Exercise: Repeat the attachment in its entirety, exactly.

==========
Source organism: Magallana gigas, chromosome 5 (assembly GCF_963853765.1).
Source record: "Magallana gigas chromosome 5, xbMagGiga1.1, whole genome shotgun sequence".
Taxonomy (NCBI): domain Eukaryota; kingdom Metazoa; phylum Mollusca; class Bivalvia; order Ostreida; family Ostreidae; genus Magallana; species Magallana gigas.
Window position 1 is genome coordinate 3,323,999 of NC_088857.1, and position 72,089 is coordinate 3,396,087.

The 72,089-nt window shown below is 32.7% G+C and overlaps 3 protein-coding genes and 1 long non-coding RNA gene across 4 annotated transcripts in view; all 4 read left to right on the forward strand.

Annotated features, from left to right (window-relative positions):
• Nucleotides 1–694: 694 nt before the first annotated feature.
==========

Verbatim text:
Source organism: Magallana gigas, chromosome 5 (assembly GCF_963853765.1).
Source record: "Magallana gigas chromosome 5, xbMagGiga1.1, whole genome shotgun sequence".
Taxonomy (NCBI): domain Eukaryota; kingdom Metazoa; phylum Mollusca; class Bivalvia; order Ostreida; family Ostreidae; genus Magallana; species Magallana gigas.
Window position 1 is genome coordinate 3,323,999 of NC_088857.1, and position 72,089 is coordinate 3,396,087.

The 72,089-nt window shown below is 32.7% G+C and overlaps 3 protein-coding genes and 1 long non-coding RNA gene across 4 annotated transcripts in view; all 4 read left to right on the forward strand.

Annotated features, from left to right (window-relative positions):
• Nucleotides 1–694: 694 nt before the first annotated feature.